Martin Lewis issues warning for driving licence scams
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Measures are being brought forward to change the law to allow more healthcare professions like specialist nurses to complete medical questionnaires. This will help speed up the return of medical information needed to make a decision on a driving licence by the DVLA.
The Government agency has been battling against a backlog of paper applications as a result of the coronavirus pandemic and industrial action.
By law, all drivers must meet the medical standards for fitness to drive and each year DVLA makes over 500,000 medical licensing decisions.
To help make these decisions, the DVLA often requires questionnaires to be completed by a driver’s doctor or consultant.
Currently, the Road Traffic Act 1988 only enables registered medical practitioners to complete DVLA medical questionnaires.
This has, understandably, contributed to delays to medical applications throughout COVID-19.
These processes were deprioritised at times during the pandemic, most notably in December 2021 and January 2022 where NHS resources were supporting the booster vaccine programme.
The proposed change in the law will enable more people to join the list of those able to complete medical questionnaires.
People who can deal with the questionnaires must still be registered with certain professional bodies.
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Julie Lennard, Chief Executive of the DVLA, praised the move, saying it would help ease the burden on doctors and speed up the process.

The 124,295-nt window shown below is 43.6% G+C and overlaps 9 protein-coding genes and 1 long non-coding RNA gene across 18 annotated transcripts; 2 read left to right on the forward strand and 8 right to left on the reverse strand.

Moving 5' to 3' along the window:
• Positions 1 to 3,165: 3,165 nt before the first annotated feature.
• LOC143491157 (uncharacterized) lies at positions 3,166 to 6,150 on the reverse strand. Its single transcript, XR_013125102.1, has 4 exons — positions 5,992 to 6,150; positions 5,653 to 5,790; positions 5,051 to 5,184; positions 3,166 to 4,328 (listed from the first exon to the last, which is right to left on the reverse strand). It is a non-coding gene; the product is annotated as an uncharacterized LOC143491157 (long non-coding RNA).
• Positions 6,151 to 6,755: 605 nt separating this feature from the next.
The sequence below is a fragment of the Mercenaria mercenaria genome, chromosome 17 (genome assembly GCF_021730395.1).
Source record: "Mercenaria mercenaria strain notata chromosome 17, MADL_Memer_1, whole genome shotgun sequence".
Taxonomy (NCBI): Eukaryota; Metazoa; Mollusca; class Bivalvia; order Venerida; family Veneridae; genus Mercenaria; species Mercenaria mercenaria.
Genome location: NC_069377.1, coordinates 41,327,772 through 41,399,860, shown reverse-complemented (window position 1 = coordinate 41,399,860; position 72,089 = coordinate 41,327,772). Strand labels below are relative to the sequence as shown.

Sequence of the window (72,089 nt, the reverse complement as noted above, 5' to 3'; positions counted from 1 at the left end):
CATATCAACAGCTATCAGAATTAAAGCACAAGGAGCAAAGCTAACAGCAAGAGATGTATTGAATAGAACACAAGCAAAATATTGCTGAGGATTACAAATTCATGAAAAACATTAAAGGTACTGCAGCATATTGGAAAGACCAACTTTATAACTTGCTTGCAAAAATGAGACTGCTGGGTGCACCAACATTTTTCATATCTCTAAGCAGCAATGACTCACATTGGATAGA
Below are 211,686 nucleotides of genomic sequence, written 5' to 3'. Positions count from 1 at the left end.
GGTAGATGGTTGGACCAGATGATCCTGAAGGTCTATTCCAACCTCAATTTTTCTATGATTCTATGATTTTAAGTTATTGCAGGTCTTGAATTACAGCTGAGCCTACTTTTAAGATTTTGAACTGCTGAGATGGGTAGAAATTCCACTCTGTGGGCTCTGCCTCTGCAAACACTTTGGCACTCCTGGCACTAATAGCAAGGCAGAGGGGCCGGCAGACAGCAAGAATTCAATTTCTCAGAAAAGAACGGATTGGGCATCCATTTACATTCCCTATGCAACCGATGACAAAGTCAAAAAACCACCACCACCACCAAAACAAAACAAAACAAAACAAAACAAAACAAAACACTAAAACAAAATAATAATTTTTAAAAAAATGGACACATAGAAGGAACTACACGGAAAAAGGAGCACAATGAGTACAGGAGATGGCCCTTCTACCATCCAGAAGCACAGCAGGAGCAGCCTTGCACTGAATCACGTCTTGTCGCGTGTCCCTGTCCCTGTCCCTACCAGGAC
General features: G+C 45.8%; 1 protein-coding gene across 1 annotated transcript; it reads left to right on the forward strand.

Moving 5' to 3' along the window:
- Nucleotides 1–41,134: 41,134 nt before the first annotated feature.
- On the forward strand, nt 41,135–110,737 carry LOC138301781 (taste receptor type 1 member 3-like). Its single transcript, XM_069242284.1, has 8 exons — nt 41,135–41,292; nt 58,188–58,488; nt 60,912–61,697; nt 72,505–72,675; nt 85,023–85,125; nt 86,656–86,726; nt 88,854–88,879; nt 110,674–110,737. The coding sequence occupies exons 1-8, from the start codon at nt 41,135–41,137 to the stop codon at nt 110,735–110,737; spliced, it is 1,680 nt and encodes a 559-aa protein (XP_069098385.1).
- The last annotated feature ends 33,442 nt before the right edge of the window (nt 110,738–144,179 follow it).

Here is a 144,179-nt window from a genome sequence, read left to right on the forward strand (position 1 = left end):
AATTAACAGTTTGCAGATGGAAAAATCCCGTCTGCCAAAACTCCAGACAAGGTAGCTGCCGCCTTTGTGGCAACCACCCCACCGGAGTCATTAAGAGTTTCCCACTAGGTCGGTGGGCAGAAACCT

She said: “We were pleased to see that the consultation responses supported the idea of increasing the range of medical professionals who are able to complete DVLA medical questionnaires.
“This is in line with the way GP practices and hospital teams increasingly work and will improve the process for those notifying DVLA of a medical condition.
“This will also ease the pressure on hard-working doctors by widening the number of medical experts who can provide the necessary information.”
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A public consultation was launched in November 2021, which found that 82 percent of respondents strongly agreed or agreed with the proposals.
Baroness Vere, Transport Minister, said: “Changing this law makes sense.
“Doing so will safely improve the application process for hundreds of thousands of motorists across the country, whilst easing the pressure on our doctors and consultants.
“It’s great to see these important proposals progress into law.”
The DVLA urges drivers to use its online services when applying for a new driving licence as it will be processed immediately.
There are currently still some delays with paper driving licence applications, although there is no backlog for HGV applications.
Most “straightforward” applications will be processed within around five days.
The proposed law change will mean that any healthcare professional registered with a list of Councils will be legally authorised to complete DVLA medical questionnaires.
The General Chiropractic Council
The General Medical Council
The General Optical Council
The General Osteopathic Council
The Nursing and Midwifery Council
The Health and Care Professions Council
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